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little can be expected from the influence of merely prudential considerations, derived from just and far-sighted views of life; unless these are strengthened by intimate connexion with others of a different kind. It is the duty, therefore, of the governors of such institutions, to give a moral and religious character to the whole establishment, by the influence of their example, by discountenancing and expelling vice, and by those direct and indirect appeals, which may be made effectually to the best sentiments and feelings of the young. They should keep constantly in view the object of the institution, and suffer no one to remain a member, who is not fulfilling the purposes for which he was sent to it. Enlarged conceptions of learning, of its extent and utility, and a disinterested love of literary labor and intellectual improvement, should be communicated to those under their care. Full occupation should be provided for that youthful activity and restlessness of mind, which there is so much danger will waste itself in folly and mischief. There should be in our colleges, a watchful, everactive principle of progression and improvement. The continually increasing demands of our country. should be fulfilled and anticipated; and, at the present day, it should be esteemed but ill-judged praise of such an institution, to say, that it has not

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The governors of our colleges should know, that they have more to answer for than other men; that to them is committed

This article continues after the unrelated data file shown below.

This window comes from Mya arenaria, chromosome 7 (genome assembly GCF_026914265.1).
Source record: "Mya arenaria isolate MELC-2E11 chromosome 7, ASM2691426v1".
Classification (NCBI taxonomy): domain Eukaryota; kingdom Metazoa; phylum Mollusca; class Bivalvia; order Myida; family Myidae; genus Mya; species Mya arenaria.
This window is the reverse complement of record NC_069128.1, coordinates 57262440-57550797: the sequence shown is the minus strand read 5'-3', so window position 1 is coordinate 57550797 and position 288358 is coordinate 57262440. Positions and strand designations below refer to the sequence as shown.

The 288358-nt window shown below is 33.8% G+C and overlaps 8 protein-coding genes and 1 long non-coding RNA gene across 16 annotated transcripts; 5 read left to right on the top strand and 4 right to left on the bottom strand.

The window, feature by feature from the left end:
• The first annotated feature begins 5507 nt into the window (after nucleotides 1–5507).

“a nation's trust,

The nurture of her youth, her dearest pledge." Such establishments should be consecrated ground, inspiring thoughts of study and seclusion, and bearing throughout a moral and intellectual aspect. They must be pervaded by a strong literary spirit, which shall make every member feel its influence; throwing off those who are incapable of feeling it. This is required not for its own sake merely, but as a barrier to the moral evils, which, without it, will be continually pressing in and spreading corruption. It constitutes, in great part, the best discipline of a college, its preventive discipline. Without it, it is scarcely possible that such an institution should not be a seat of disorder, extravagance, dissipation, and vice. Then it will be a fountain continually pouring bitter waters through the land. What ought to have been a source of good will become a source of evil. The corruption will fall upon those who are the hopes of society; and the next blighted generation will suffer; though perhaps they may not trace the mischief to its cause,